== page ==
World Turtles Day

This June the 15th, we can return oficially to the beaches of Puerto Vallarta. Also in June the turtles return to our beaches. This June the 16th we celebrate World Turtle Day. And in this post we will talk specifically about sea turtles, these cute creatures that have swam in the oceans for more than 150 million years.

(Read this article in Spanish from the authors’s blog)

The Importance of the Sea Turtle

Scientists consider sea turtles to be essential for the health of marine ecosystems, and here are some examples of why:

  • The Hawksbill turtle protects coral reefs by feeding on sea sponges that would otherwise outnumber corals, cover them and kill the reef.
  • Green turtles feed on seagrass beds, promoting faster and healthier growth of the seabed. Seagrass beds are breeding, feeding and home areas for many species of fish and other marine animals.
  • The main source of food for the leatherback turtle is jellyfish. They eat fish larvae and if their population is not controlled, they would cause the reduction of the fish population, which is already under pressure due to overfishing and contamination.

Sea turtles are essential for a healthy ocean.

Plastic and the Sea Turtles

Sea turtles face plastic waste almost every day, both in the ocean and on land. This poses various problems throughout her life:

  • Laying eggs. Sea turtles lay their eggs by digging holes in the sand. Sometimes there is so much plastic on the nesting beaches that the females cannot dig and give up. That female turtles can lay their eggs successfully is crucial to their survival.
  • Trying to find their way. Surely you’ve seen adorable photos of baby turtles crawling into the sea. However, if the beach is littered the baby turtles can become disoriented or trapped. Instead of reaching the ocean, they can die on the beach.
  • Ingesting plastic. Baby and young turtles are more vulnerable to plastic intake because they are less selective than adults with their food. Plastic can injure their internal organs and cause intestinal blockage. This in turn causes malnutrition, reduced growth and death rates. Sea turtles become wiser with age regarding their eating habits but can make mistakes. For example, jellyfish are the favorite food of the Galapagos green turtle. And a plastic bag floating in the sea can look like a jellyfish. If a turtle feeds on bags, they can cause a fatal block.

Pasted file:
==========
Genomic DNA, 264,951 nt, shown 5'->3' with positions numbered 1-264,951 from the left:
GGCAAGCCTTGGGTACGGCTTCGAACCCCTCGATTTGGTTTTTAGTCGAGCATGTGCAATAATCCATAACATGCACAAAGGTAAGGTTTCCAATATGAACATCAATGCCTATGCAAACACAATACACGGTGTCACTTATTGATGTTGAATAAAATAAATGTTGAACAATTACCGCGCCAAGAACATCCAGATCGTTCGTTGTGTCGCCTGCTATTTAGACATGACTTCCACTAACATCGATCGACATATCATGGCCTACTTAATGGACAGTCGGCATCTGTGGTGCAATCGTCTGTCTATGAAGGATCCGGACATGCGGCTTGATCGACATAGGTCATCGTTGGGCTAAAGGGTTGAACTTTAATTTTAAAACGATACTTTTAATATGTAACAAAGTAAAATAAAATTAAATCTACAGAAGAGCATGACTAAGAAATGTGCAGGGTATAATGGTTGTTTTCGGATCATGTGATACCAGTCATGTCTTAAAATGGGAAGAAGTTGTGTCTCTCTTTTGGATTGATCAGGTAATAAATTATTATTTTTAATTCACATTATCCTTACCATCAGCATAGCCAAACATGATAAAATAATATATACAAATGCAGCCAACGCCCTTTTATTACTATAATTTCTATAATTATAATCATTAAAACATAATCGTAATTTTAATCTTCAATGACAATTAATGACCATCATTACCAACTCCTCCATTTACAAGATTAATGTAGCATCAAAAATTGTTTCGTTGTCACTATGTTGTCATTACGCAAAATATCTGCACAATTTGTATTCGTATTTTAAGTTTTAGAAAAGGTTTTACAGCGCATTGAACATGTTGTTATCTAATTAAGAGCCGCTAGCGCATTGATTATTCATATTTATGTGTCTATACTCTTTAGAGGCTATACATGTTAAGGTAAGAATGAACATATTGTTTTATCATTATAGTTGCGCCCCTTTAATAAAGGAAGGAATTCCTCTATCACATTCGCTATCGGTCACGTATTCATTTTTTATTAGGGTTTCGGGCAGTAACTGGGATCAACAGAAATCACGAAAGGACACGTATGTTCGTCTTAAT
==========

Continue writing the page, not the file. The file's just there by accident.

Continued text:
• Getting Tangled. Another threat they face on a daily basis is the risk of getting caught in trash. Plastic waste is everywhere: on the ocean surface, underwater, and on the beach.


Actions to Save Sea Turtles.

Together we can avoid the extinction of the turtles and everything starts from your home:

  • Reduce. Every plastic you don’t buy is one less piece in the ocean. If you stop buying plastics, you will send a signal to companies around the world to reduce their plastic packaging.
  • Avoid single-use plastics. Use a cloth bag for your purchases and opt for reusable paper or steel straws. Watch out for hidden plastics like tea bags, chewing gum, wipes, and “paper” takeaway coffee cups. The latter are usually lined with plastic.
  • Avoid microplastics. Plastic pieces of less than 5 mm in length are called microplastics. They have found them everywhere: from the deepest part of the Mariana Trench to the interior of animals and humans. We still don’t know how harmful microplastics are to humans or animals. They can be made of toxic materials or work as vectors that accumulate and spread toxins, bacteria, and viruses. Do yourself and the ocean a favor and buy products like toothpaste, shampoo, makeup, and conditioners without microplastics.
  • Recycle. Although plastic can cause damage, it is still a valuable resource. Since it is not biodegradable, sort your trash and send your recyclable plastics to give them a new life. In this way it will be reused and its production will be further discouraged.

Thank you! (¡Gracias!)


  • Lipponen, Matilda, “Cómo Puedes Ayudar a Proteger a las Tortugas Marinas”, March the 26th, 2019. Consulted on June the 16th, 2020 at Projects Abroad.
  • Van der Vliet, Anna, “Look for the Zero, is your best bet”, October the 4th, 2018. Consulted on June the 16th, 2020 at Beat the Micro Bead
  • Weintraub, Karen, “Sí Ingerir unos Fragmentos de Plástico Puede Matar a las Tortugas Marinas” September the 19th, 2018. Consulted on June the 16th, 2020 at NY Times.
  • “Biological, Cultural and Economic Significance” Report. Consulted on June the 16th, 2020 at Panda Org.

Published by iandalon

I am Israel Andalón. I have a major in Electronic Engineering from ITESM. However I am a free-lance dance teacher and a tourist guide with my own company Alalibre. Besides Dancing and traveling, I like arts, geek stuff, social media, environmental issues, chess, scooters, literature, drawing, parties, entrepreneurship and marketing.

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